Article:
Lost On Purpose is supposed to be a dual meaning. One of the things I end up doing artistically when I get into a rut, or some shit happens, I go into the woods on a camping trip and I’ll be out there until I want to come back. It’s the most freeing thing – to go out into nature and just get lost. I also have a nihilistic view on life. I believe there are people who are completely lost in their idea of pursuing what they’re meant to be. They’ll do anything it takes to get there. And I think a lot of that is bullshit. Life is a huge part about enjoying it and making people around you enjoy it. So many people are out there doing fucked-up shit because they think they have this purpose.

Absconding to the woods gives you much more purpose. Do you go rogue? Like foraging for food and fighting bears?

Haha, no I don’t forage. I just bring a lot of booze with me! I’m not going survival style, I’ve got enough food and supplies to last a few days out there in the wild. The point is to forget all of this noise that’s ruining all of us. Taking three days in the week to be in the middle of nowhere is the best way to do it.

Did you decide you’d make the album during one of these trips?

I guess somewhere along the way. Basically I’d got out of my day job and A Sides warned me about this. He said ‘now comes the pressure.’ I didn’t know what he meant, but I quickly realised. When you do art full time as a career there’s this pressure to constantly be making and doing and showing you’re still valid. It’s all ‘me me me’ tripping in people’s ears.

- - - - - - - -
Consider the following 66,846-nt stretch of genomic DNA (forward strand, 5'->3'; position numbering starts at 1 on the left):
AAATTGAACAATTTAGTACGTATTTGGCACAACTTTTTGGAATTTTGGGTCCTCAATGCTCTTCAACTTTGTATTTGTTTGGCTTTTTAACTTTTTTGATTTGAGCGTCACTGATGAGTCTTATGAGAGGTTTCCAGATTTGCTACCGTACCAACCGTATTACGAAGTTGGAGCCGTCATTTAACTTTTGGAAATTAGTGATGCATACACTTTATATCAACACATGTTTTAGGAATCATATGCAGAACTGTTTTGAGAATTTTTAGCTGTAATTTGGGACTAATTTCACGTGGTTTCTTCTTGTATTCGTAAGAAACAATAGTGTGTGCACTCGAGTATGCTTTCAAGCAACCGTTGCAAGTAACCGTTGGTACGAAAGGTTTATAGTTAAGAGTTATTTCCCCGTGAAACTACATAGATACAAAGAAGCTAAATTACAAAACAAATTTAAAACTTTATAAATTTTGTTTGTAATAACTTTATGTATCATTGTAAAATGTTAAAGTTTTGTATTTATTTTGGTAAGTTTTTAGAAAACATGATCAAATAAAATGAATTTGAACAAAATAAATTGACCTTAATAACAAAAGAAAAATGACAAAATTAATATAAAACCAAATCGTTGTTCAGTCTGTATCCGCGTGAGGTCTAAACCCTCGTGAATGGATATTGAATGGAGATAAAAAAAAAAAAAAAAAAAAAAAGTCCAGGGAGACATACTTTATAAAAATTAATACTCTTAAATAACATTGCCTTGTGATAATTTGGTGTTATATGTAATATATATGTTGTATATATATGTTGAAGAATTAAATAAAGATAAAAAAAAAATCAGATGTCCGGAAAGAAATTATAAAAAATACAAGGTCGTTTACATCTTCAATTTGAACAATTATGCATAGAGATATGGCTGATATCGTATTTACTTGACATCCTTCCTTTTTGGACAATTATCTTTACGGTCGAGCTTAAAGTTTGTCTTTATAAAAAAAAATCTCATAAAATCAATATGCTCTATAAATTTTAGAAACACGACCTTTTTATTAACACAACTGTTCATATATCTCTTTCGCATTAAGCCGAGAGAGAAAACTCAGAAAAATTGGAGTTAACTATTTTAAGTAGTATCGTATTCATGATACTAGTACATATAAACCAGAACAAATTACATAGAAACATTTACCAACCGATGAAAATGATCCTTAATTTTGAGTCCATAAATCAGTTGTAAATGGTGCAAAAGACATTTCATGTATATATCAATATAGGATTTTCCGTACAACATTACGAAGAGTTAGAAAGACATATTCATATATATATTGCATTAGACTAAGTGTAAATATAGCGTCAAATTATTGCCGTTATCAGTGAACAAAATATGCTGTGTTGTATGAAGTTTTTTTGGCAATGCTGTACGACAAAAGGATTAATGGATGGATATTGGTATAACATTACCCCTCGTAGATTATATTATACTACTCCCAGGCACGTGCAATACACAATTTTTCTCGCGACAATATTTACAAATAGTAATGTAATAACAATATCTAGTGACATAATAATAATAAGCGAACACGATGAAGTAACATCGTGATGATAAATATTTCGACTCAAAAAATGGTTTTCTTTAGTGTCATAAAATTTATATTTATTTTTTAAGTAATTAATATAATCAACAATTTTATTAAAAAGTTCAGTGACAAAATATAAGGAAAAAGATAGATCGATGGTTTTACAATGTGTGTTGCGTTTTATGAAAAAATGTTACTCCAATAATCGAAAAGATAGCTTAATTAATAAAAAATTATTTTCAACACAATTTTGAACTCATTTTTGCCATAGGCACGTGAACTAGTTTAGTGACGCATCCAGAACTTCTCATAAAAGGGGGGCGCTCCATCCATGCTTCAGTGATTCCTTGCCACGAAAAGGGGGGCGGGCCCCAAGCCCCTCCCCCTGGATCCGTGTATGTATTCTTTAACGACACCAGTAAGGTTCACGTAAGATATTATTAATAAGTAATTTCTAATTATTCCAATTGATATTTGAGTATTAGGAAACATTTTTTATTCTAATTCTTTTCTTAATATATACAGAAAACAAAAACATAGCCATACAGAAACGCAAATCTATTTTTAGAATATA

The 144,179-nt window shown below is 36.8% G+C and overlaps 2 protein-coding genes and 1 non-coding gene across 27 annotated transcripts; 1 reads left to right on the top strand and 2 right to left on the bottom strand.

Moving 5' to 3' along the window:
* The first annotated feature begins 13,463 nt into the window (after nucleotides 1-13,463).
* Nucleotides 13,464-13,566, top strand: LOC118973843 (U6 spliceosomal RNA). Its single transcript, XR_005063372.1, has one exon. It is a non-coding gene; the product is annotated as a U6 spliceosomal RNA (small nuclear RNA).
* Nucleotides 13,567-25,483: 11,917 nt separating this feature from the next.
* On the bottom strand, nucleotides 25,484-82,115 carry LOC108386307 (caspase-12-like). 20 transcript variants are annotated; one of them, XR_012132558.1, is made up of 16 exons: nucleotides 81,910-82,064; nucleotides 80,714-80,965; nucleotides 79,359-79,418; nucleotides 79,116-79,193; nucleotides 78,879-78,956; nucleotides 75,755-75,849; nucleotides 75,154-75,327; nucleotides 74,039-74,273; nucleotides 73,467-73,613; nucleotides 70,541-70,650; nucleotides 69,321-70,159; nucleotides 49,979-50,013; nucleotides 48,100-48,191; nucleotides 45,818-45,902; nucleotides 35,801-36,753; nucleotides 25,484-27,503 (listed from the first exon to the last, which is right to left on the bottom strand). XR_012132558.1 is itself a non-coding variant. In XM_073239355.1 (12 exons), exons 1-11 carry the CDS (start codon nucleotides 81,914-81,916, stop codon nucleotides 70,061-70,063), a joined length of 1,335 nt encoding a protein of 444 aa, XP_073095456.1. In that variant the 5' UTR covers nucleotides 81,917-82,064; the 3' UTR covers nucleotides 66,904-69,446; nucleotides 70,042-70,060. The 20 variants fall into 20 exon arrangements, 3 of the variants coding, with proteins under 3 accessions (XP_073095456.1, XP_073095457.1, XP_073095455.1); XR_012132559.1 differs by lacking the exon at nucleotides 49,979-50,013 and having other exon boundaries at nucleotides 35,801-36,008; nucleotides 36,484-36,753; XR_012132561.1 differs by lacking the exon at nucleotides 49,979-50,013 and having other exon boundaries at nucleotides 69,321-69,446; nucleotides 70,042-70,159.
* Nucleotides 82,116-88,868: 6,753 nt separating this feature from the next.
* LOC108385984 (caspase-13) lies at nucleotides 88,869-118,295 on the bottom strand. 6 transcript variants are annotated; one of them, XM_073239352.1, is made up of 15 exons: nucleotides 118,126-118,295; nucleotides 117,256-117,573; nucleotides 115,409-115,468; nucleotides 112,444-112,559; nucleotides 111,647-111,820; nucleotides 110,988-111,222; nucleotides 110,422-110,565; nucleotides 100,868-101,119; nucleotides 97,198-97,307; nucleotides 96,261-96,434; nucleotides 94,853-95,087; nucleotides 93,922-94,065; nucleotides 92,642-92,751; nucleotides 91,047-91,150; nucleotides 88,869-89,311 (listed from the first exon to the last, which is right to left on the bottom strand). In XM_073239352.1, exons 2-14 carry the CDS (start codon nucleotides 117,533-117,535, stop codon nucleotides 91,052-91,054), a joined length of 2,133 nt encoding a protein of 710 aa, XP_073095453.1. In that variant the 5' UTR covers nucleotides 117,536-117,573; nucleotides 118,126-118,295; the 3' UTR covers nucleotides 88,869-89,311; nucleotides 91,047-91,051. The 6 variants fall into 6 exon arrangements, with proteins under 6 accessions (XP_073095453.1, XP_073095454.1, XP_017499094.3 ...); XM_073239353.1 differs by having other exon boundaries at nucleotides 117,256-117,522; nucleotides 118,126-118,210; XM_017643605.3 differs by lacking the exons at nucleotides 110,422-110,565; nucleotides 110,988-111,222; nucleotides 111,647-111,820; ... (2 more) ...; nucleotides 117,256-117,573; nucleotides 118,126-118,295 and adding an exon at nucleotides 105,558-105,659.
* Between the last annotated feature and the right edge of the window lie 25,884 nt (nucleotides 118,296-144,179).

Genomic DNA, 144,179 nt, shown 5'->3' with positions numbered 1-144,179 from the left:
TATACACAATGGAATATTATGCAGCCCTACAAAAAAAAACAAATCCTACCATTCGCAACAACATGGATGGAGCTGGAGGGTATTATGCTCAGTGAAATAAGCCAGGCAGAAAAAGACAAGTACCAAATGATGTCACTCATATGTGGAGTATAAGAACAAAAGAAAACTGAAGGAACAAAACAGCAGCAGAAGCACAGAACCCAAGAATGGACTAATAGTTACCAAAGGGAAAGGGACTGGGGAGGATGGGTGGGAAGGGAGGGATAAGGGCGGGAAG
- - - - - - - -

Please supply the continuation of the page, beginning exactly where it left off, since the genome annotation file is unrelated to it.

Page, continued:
The pressure of finances too. It changes your relationship with your work…

It does. Totally. It’ commodifies what you do. That sucked the life out of me. There was a period of time when I did 30 remixes in 18 months because I couldn’t come up with anything of my own that I was happy with. But luckily it turned around and at one point I realised all of this was meaningless and I should be having a good time and not be worry about trying to stay in people’s ears because it sucked the life out of me. I’m doing live music locally now and working with a lot of bands in the studio and that’s offset the stress I was having. It means I can do art for arts sake again.

And the album is a result of this?

Absolutely man, things became a lot clearer. Not easier, though, it was a huge challenge but I had the right mindset again.

You can hear the detail in it. The little links and motifs that run through it…

That’s exactly what I was trying to do. It’s really awesome. It made the whole thing a lot more challenging, but that’s what I wanted to do. Write an album that really is an album.

Meta-Data-Tation is a persy for me…

That was a fun one man. It was the last tune I made on my old Juno 106 which died on me.

You a hardware man?